As my readers may begin to wonder – why all this detail – why this meticulous attempt to reconstruct the jigsaw puzzle that should be best entitled “Multiple Machinations Surrounding the Facts of the Katyn Massacre” – and as they wonder about the specifics of the coded letters, it behooves me to clarify why I write in detail.
It is true that the English-speaking POW witnesses to the 1943 German investigation of the Katyn Massacre appear to be but a miniscule footnote to the entire history of the bloody murders (and bloody they were, with one of the non-Katyn site Soviet executioners wearing a floor-length leather apron and gloves, while other executioners pleaded that they could not kill at such a rate as they had been held to during the first days), yet it is necessary to study the details.
In her generous critique of my book, Professor Cienciala wrote that there is an assumption that these witnesses do not add anything to our knowledge of the history. Yet I would dare to attempt to amplify the Professor’s words. It is only by studying these detailed facts, even those seemingly totally unrelated to the English-speaking witnesses, that our knowledge of how quickly and what information was held by the Western Allies can be documented and placed in a clear timeline. Too often, reference is made to the fact that these Allies did not have hard proof of the facts about Katyn, as it was clear that the Soviets would not allow for an open investigation by the Western Allies, or perhaps more precisely, as a result that the Western Allies did not have proof from their own men, from sources that they could consider to be unpolluted and untainted.
Yet research over the period of over three years has not only moved the date for US and British possession of “hard and untainted data” from the general United States (if not world) perception of Colonel Van Vliet’s May 1945 report, as being the first, if not only, report, to the discovery of Lt. Colonel Stevenson’s report of February 1945 in the South African Military Archives as preceding that report. Since Stevenson had served as the Senior Officer of the group, his report should have either served as the major documenter of facts and as such, should have been shared with the US, yet there is no reference in any currently known US documents, of the existence of this report. Similarly, the British National Archives deny possession of such a report.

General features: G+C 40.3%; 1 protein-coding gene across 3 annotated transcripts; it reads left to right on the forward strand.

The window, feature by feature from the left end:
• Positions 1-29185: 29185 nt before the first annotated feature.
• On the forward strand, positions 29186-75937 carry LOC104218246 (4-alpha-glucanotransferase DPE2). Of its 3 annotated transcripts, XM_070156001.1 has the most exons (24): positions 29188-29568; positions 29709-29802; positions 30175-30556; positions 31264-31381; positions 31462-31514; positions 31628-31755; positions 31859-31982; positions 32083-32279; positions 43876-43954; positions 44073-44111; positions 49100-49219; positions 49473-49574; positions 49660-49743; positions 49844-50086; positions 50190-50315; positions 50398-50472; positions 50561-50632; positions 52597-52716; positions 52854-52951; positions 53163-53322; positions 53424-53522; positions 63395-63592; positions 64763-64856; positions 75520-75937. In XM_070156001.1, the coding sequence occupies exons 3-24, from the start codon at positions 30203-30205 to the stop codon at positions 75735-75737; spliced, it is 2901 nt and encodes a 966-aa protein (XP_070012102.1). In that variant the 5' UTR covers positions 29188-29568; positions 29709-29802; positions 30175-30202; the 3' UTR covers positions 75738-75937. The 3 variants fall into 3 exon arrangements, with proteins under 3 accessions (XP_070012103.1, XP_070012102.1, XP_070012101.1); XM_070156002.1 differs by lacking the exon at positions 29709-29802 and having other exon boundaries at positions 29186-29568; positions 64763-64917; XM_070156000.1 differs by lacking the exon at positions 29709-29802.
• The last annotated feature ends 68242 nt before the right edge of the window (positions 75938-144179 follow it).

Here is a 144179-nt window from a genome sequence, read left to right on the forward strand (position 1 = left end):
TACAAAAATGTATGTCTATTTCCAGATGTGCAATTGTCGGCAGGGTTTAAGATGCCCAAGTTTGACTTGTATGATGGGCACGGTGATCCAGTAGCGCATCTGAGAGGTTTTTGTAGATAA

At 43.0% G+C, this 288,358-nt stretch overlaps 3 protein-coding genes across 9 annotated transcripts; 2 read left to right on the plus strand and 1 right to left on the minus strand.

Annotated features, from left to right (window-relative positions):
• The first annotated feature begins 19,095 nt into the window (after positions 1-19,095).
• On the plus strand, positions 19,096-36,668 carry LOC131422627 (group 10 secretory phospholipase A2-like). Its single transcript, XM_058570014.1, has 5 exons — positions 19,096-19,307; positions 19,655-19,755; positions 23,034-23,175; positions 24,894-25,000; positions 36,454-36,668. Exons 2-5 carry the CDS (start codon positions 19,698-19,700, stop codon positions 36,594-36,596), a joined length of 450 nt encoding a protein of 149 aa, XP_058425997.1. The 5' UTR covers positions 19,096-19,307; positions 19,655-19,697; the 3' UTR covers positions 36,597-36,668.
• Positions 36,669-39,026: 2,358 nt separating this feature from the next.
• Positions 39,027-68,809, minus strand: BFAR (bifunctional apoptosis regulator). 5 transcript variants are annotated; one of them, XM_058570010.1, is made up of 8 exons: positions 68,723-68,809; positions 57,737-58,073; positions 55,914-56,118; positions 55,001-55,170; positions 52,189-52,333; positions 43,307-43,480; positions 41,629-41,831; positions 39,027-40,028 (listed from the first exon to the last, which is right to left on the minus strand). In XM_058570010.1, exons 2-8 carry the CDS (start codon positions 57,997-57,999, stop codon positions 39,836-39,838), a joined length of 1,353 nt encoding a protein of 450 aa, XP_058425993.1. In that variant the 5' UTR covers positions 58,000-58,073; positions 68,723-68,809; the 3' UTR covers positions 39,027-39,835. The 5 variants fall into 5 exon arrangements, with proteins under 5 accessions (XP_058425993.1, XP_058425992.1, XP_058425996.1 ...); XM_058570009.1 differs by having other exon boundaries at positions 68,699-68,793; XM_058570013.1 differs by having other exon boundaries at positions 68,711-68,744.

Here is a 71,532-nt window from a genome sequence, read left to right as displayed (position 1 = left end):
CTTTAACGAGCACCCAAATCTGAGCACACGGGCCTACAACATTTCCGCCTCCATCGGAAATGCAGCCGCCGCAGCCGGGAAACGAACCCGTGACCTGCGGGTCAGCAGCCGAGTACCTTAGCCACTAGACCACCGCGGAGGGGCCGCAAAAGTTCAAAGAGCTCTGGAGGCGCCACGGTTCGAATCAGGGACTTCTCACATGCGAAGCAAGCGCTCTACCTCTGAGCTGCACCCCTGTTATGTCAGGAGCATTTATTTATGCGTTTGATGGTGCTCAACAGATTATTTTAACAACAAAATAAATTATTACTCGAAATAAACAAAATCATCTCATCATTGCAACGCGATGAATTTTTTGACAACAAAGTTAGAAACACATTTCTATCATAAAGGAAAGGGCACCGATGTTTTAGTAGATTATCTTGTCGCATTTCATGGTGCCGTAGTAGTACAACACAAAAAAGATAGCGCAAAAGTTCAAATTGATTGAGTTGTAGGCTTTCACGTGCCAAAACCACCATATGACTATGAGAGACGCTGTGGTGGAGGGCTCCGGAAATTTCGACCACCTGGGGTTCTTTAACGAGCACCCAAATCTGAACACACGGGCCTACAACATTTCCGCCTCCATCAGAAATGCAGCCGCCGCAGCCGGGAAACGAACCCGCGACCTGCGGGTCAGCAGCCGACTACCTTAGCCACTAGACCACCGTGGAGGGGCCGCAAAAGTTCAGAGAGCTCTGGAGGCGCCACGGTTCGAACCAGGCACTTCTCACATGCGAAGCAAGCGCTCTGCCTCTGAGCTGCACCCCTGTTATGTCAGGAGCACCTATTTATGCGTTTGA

Yet two things are clear from the report,
- firstly that Stevenson had undergone questioning by senior British officers and presumably been oriented to avoid a clear statement of Soviet guilt, and
- Secondly, that despite having been the SO – he constantly referred to making decisions in conjunction with Van Vliet.
Both the Van Vliet and Stevenson reports were preceded by Captain Gilder’s report of November 1944. It should be here noted that Captain Gilder’s report was shared by the British with their US counterparts, which leads one of two unpleasant suspicions. Since officially the US and Britain had agreed to share all relevant intelligence detail, and the US had officers imbedded in the military intelligence offices in Britain, that
- either Van Vliet’s and Stewarts’ summer of 1943 correspondence had been shared with the British, and that they also, have never released information on this matter,
- Or that the US did not, in fact, share all the information it possessed with the British.
Further to this, confirmation of the fact that all the officers submitted letters of protest not only to the German Oflag Commandant, but also to the Swiss Protecting Powers, and that both the British and the United States received and thereby were aware of the fact that their soldiers were sent to Katyn moves the date of initial knowledge of the officer’s presence to the summer of 1943.
However, once research made it clear that the US Army officers were Registered Code Users, contacting their superiors on a regular and quite rapid basis, even planning a mass escape from Oflag 64, more questions developed. This is how a supposition arose that letters concerning the Katyn truth would have been sent by the officers – and that is what led to the discovery of one of the Coded Letters in last days of August, 2012 in the US National Archives.
These letters were initially sent by the two US POWs as early as June and July of 1943, most probably from Oflag 64, where the US Army officers had been transferred by mid-June. They were sent as late as April of 1944, after the Soviet-orchestrated Burdenko Commission had presented its report in January of 1944, and stateside MIS-X officers had written to the US POWs asking them to confirm their opinions on the matter. (US citizens’ participation in the Burdenko scenario will be discussed later.)
It is this aerogramme (POWs were allowed to send correspondence in specifically proscribed formats – postcards or aerogrammes, which were a lined sheet of lightweight paper which folded in upon itself to form an envelope) from April of 1944 with its coded but unequivocal statement that the Russians were responsible, as well Captain Stewart’s response to written queries in 1950, when the search for the ‘missing Van Vliet report” was on, that confirms that the US knew from its own officers in the summer of 1943, that the Soviets committed the slaughter.